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Hydrogen-Recovery Using an AI-Arc-Plasma Learning Operational System (HALO) for Oilfield Waste Transformation to Value Added Products
Phone: (808) 531-3017
Phone: (808) 531-3017
Oil and gas exploration and production operation generates large volumes of wastewater (produced water) and some estimate that produced water and oil ratio ranges between 1:1 to 100:1. In US, the Ground Water Protection Council estimates in their 2019 Produced Water Report that produced water generation in 2012 was 890 billion gallons. Produced water is a global problem that significantly impacts overall production and operation of oil and gas wells which is especially challenging in geographical locations such as in the Middle East, Africa and parts of America that have minimal water resources and high cost of water purification which has resulted in interest to find alternative ways to treat, and reuse produced water. In order to mitigate the need for disposal options for produced water, Oceanit proposes the utilization of an arc-plasma reactor to break the water phase into constituent components, generating hydrogen that can be used as a fuel. This method will also separate solid constituents from the produced brine, leading to the possibility of resource recovery of value-added products such as heavy metals or minerals. Phase I will focus on lab-scale validation of the arc plasma reaction process, creating an AI control system, and validating the techno-economic potential of the project when scaled. Creation of a bench-scale apparatus operated as a batch process will allow testing and optimization of the plasma reaction and validate solids collection by varying the operating conditions and the feedstock composition. Modeling of the process will also be conducted to predict conditions which may lead to the most favorable product outcomes. If successful in the laboratory proof of concept is successful in Phase I, Phase II efforts will focus on scaling up the reactor system such that it can be operated as a continuous process. The AI control will be tested on the scaled-up system and developed to optimize the continuous reaction. The HALO system could allow for a mobile and modular system which is adaptable to a variety of feedstock compositions and flowrates. A fully developed HALO system could treat produced water directly at the point of generation, reducing the needs for transportation and processing of large quantities of contaminated water.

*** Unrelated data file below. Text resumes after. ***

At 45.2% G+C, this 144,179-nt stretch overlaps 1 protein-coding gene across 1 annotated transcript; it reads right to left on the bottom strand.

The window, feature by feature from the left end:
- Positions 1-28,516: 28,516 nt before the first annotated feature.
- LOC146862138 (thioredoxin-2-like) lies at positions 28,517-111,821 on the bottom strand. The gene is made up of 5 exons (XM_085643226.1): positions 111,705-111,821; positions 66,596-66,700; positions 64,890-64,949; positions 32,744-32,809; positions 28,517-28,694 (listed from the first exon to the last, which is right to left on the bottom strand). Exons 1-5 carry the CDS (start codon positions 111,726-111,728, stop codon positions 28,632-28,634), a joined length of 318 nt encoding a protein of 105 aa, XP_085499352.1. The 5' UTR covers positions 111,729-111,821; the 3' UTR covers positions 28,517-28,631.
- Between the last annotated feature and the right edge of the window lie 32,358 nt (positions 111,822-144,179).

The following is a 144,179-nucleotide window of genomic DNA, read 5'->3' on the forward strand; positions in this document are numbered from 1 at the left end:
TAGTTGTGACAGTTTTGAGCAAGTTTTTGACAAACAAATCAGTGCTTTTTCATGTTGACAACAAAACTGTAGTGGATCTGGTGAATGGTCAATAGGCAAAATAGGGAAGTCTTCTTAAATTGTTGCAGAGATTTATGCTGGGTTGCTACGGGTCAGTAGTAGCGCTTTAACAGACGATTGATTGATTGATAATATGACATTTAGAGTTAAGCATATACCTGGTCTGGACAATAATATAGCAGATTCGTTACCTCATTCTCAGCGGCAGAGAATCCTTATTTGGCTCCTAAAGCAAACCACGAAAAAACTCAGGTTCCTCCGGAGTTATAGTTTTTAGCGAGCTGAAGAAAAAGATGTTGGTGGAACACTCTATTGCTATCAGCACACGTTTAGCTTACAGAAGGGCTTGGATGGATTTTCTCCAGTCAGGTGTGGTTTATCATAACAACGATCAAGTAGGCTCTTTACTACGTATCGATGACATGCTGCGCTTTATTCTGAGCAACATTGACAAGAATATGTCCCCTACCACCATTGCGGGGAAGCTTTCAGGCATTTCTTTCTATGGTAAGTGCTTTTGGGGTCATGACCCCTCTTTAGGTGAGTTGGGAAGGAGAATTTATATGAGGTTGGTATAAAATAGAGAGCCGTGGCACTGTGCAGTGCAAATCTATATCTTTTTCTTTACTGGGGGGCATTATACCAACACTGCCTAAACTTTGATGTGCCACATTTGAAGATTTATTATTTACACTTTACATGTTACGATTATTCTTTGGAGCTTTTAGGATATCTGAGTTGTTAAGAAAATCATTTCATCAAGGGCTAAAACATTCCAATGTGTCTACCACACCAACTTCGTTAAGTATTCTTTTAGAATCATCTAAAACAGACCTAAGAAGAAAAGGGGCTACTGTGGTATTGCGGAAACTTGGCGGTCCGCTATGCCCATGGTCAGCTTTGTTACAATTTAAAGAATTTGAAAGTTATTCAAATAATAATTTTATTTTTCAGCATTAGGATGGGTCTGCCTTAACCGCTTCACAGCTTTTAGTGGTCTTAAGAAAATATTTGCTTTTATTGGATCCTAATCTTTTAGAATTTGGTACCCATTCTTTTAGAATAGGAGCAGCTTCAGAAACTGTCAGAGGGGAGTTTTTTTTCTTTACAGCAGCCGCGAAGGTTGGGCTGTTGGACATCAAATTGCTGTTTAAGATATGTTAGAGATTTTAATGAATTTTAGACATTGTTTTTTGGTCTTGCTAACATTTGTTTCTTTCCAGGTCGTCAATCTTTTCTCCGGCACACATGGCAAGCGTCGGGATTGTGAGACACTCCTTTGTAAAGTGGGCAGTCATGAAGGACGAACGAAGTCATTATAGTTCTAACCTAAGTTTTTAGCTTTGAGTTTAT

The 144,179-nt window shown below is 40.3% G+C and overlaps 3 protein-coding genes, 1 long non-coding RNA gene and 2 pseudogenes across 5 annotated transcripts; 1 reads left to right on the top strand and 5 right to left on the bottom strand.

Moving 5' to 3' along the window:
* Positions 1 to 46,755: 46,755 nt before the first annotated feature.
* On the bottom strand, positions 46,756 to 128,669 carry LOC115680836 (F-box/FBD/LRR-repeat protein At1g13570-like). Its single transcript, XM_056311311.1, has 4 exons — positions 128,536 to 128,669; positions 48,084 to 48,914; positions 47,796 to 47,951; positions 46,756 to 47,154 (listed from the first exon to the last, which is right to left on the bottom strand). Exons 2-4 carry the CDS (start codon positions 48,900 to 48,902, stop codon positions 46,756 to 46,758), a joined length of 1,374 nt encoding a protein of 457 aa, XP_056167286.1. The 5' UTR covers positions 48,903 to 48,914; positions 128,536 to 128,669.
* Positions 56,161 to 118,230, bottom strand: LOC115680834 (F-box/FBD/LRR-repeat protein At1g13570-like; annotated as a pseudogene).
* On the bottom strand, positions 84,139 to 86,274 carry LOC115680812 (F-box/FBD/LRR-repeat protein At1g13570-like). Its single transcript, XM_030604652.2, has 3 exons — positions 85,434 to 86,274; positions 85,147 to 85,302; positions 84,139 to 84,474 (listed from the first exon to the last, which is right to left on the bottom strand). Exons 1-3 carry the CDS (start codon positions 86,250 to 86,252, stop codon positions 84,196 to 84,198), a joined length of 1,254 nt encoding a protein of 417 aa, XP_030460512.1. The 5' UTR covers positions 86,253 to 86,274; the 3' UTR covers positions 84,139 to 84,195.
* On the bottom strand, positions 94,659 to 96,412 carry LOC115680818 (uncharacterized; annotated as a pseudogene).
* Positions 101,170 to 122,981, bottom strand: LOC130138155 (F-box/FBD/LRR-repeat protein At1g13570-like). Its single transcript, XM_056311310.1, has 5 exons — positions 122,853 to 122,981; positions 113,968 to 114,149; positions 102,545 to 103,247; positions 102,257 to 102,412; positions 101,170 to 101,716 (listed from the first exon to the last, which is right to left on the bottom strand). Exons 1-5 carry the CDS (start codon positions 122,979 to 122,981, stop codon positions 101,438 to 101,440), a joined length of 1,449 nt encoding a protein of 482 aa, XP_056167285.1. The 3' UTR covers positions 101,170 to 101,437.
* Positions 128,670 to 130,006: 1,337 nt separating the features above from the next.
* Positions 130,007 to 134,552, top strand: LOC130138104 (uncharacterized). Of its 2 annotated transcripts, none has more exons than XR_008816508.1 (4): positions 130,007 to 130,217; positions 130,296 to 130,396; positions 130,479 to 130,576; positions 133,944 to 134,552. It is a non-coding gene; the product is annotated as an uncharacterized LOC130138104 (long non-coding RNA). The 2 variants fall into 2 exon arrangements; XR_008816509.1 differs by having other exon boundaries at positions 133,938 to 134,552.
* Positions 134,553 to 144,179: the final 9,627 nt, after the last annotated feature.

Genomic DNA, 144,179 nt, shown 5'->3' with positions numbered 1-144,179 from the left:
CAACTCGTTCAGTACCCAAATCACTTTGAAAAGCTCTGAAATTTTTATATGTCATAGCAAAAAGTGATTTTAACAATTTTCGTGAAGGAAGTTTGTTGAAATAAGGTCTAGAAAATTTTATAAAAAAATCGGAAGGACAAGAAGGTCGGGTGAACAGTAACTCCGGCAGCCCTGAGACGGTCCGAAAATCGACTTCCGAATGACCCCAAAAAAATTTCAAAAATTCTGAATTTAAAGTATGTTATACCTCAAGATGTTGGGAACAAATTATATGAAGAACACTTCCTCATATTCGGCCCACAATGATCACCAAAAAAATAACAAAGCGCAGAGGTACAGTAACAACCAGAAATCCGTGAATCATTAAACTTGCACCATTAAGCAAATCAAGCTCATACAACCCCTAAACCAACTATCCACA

* Information listed above is at the time of submission. *